Both US$35 and $25 models are about to enter production, with 10,000 of the computers to be constructed in the next few weeks, and you can check out their website here.

Neat!

8bitfuture:

$35 computer starts production.

While the Raspberry Pi computer may be little more than a small circuit board, it is powerful enough to play Quake III and handle Blu-Ray video.

Featuring a 700MHz processor, HDMI port, USB 2.0, and 256MB of memory, the device was the idea of a Cambridge University student back in 2006, after he noticed that new students had far fewer programming skills than in previous years. 

The theory goes that most family computers are large investments for the home, with uses that center around media, and web browsing. Gone are the days when parents can simply let their kids tinker around on the computer, and even if they did allow it, manufacturers aren’t exactly producing builds that are easy to open and understand. The Raspberry Pi Foundation wants to create a computer that any parent can buy for a child (or a child can buy for themselves) and feel comfortable with experimenting.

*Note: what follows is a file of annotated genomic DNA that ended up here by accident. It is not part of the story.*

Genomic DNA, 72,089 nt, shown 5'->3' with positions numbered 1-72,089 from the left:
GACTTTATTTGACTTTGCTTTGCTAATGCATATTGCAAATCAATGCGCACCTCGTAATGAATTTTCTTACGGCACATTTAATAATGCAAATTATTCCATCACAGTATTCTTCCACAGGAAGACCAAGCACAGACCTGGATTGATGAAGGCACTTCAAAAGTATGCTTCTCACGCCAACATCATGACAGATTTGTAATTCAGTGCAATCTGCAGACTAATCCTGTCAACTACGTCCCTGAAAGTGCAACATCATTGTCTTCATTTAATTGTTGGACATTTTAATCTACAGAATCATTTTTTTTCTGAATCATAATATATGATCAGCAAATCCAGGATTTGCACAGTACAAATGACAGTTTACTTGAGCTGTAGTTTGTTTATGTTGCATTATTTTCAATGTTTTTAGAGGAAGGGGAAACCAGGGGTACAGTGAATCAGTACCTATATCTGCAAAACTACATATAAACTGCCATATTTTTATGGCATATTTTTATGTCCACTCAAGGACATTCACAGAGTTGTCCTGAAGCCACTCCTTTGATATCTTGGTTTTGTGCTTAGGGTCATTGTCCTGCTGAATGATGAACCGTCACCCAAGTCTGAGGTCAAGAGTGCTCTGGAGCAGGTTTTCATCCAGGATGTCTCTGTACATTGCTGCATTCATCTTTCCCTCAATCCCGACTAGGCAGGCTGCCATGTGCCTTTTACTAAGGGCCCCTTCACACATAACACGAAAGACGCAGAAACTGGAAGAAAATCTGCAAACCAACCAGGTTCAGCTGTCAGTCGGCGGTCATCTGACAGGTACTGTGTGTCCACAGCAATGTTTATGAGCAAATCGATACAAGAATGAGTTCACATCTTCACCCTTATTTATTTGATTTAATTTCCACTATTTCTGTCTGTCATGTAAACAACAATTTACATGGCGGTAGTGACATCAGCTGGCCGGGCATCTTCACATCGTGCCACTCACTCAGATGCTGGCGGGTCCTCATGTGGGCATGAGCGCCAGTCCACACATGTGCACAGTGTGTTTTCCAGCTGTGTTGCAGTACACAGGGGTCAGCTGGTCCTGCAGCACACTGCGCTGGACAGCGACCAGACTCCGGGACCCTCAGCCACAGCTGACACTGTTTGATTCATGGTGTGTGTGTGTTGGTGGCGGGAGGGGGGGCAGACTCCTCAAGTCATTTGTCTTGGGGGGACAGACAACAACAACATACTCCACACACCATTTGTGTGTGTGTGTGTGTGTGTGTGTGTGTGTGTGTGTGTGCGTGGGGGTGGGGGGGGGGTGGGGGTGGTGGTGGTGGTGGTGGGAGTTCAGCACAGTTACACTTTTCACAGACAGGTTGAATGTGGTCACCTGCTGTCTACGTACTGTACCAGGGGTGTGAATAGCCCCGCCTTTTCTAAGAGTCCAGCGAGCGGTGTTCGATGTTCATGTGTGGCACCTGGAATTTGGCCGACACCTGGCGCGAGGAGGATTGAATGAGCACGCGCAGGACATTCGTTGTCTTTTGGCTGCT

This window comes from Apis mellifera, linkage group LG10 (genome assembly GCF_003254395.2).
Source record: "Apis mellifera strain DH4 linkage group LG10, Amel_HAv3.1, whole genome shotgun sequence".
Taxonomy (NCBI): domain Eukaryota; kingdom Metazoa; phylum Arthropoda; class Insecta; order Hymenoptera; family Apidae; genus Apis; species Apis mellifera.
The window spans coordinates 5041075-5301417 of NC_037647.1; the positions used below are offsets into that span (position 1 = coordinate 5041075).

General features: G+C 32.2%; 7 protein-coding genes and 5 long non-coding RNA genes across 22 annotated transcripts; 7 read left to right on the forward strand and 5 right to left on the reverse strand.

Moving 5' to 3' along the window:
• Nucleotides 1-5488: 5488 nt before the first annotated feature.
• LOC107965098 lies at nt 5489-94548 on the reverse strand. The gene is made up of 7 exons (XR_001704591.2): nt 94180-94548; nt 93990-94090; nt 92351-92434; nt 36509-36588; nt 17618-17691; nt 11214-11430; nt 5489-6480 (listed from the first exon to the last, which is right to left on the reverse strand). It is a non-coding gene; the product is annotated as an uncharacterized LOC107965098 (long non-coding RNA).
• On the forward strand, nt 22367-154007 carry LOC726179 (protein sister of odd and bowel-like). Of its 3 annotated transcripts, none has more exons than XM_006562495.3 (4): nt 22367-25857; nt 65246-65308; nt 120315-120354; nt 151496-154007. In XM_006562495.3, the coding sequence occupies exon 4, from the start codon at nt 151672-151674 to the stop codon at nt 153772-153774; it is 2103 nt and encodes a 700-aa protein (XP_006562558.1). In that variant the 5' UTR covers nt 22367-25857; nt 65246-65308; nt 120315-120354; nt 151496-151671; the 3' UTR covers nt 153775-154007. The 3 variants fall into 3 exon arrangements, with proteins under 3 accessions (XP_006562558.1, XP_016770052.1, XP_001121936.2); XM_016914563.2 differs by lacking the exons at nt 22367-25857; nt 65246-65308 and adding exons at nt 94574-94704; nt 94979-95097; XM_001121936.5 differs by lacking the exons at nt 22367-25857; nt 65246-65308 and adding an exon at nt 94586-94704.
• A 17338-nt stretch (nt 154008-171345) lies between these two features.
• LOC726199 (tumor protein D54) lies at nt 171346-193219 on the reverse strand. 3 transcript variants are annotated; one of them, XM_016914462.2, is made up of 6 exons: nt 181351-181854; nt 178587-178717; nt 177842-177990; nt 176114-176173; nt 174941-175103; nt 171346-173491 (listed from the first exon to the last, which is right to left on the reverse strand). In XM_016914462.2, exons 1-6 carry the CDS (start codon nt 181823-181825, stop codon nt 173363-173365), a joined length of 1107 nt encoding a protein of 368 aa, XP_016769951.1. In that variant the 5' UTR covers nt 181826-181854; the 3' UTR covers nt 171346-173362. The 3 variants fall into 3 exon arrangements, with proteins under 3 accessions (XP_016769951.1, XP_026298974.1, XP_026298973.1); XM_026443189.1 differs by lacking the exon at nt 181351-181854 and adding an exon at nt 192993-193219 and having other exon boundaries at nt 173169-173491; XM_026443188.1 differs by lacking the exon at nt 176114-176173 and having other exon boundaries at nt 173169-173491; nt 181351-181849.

Both US$35 and $25 models are about to enter production, with 10,000 of the computers to be constructed in the next few weeks, and you can check out their website here.

Neat!

(Source: singularityhub.com, via evillordzog)

120 notes